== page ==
Careers, Pandemics, and Roller Derbies

3 min. read

If you’ve played a sport like soccer or basketball, you know what it means to find that little opening to turn nothing into something.

Or maybe you were on a roller derby team – where using the whip takes “finding running room” to a whole, new level.

Obstacles in your path? No problem. 

The same concept applies to professional development. It’s not about the barriers, but all the space between them.

People like to focus on the uncertainties a major organizational change creates. They think they have little, if any, room to maneuver. The organization will decide. Their futures left to fate.


These opportunities will happen in the most unlikely situations. But you need to be prepared, and you need to have your head screwed on straight (A.K.A. get out of your own way) when they happen.

First up. The shit-hits-the-fan perspective.

Let’s say an organization is in the midst of a big change, like what COVID has created.

Organizational life is shattered.

Everyone  freezes in their tracks.

They look for signs to make sense of what’s going on – like who talks to whom, who establishes eye contact, who flips out.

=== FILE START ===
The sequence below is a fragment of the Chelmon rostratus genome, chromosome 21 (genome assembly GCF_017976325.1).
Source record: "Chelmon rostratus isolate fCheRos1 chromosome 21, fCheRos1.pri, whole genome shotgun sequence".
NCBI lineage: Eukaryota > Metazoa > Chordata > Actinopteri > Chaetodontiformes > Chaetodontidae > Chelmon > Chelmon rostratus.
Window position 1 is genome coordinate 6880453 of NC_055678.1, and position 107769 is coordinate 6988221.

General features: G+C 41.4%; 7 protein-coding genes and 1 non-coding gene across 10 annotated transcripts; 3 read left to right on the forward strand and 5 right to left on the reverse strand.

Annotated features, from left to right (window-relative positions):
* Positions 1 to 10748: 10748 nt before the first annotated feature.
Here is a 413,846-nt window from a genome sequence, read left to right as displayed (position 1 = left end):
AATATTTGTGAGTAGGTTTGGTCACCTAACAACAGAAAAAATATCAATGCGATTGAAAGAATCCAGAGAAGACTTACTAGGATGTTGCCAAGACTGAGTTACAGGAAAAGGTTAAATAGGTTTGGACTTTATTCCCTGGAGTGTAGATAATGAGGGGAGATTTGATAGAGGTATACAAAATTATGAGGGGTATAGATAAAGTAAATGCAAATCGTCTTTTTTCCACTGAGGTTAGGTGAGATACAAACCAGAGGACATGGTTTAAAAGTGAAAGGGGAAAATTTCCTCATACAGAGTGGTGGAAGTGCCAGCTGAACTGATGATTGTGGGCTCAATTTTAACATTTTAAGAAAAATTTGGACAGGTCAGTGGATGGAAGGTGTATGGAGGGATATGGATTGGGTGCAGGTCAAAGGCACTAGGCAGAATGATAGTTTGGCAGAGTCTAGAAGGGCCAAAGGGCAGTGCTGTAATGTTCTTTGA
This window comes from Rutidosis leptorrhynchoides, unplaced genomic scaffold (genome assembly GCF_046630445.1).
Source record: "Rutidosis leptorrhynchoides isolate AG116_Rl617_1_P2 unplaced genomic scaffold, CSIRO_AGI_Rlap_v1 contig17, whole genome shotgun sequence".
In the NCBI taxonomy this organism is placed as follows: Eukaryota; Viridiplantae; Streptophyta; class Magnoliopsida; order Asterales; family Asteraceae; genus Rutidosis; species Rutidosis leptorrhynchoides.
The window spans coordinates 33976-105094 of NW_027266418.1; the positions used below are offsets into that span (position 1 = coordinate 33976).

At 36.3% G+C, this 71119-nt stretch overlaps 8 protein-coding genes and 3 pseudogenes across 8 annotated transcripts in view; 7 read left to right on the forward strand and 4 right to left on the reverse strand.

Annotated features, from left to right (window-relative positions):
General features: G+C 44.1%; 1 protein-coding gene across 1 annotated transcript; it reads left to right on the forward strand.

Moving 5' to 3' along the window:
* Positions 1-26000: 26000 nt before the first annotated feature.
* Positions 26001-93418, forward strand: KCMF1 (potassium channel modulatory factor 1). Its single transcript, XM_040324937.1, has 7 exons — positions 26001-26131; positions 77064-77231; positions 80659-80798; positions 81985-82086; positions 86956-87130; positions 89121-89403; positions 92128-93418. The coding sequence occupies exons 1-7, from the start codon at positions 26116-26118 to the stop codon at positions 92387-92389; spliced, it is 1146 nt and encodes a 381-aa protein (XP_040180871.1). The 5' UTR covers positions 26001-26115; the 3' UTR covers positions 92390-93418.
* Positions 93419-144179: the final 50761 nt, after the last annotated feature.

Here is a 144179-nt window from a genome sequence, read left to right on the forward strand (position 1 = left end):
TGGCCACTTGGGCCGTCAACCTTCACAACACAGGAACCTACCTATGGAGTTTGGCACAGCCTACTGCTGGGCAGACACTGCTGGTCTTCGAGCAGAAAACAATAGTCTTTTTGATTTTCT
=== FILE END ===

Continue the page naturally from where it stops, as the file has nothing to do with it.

They fear the worst.

Most of all, they fear a loss of control.

Fate, a cruel game played out at their expense. A modern-day Greek tragedy. They are actors on the stage of impending doom, and there is nothing they can do about it.

Then, there’s the roller derby perspective.

Maybe it’s your organization, also in the midst of a big change. You realize that everything is up for grabs. Yesterday’s certainty is gone, today’s a question mark,  tomorrow – no clue.

You look around you and see three types of reactions:

1. A handful of what’ people who just don’t care

2. The vast majority in the wait-and-see-because-it-is-out-of-my-control category

3. A vocal group of hardcore cynics who love being victims. They couldn’t be happier

You, however, don’t want any of that.

Why? Because you know what it means to be in a roller derby – or at least understand the concept.

Change presents opportunities.

It’s all about running room.

You focus on what they can control, like increasing your visibility.  

You initiate discussions to better understand where the business is headed – out of interest, not desperation. 

You understand that telling your manager you’re worried about your job is the same discussion your manager is having with her boss. 

You know that the executive team doesn’t have it all figured out, which you see as a good sign. 

While others move to the sidelines until senior management puts names in boxes and publishes org chart, you look to influence a path forward for yourself.

What skills do you need? 

What job could you lobby for in a new organization? 

What do you really want to do with your career? 

There are opportunities.

You just may have to go find them.

Better yet, CREATE them.

You understand what you have to lose.

I say go for it.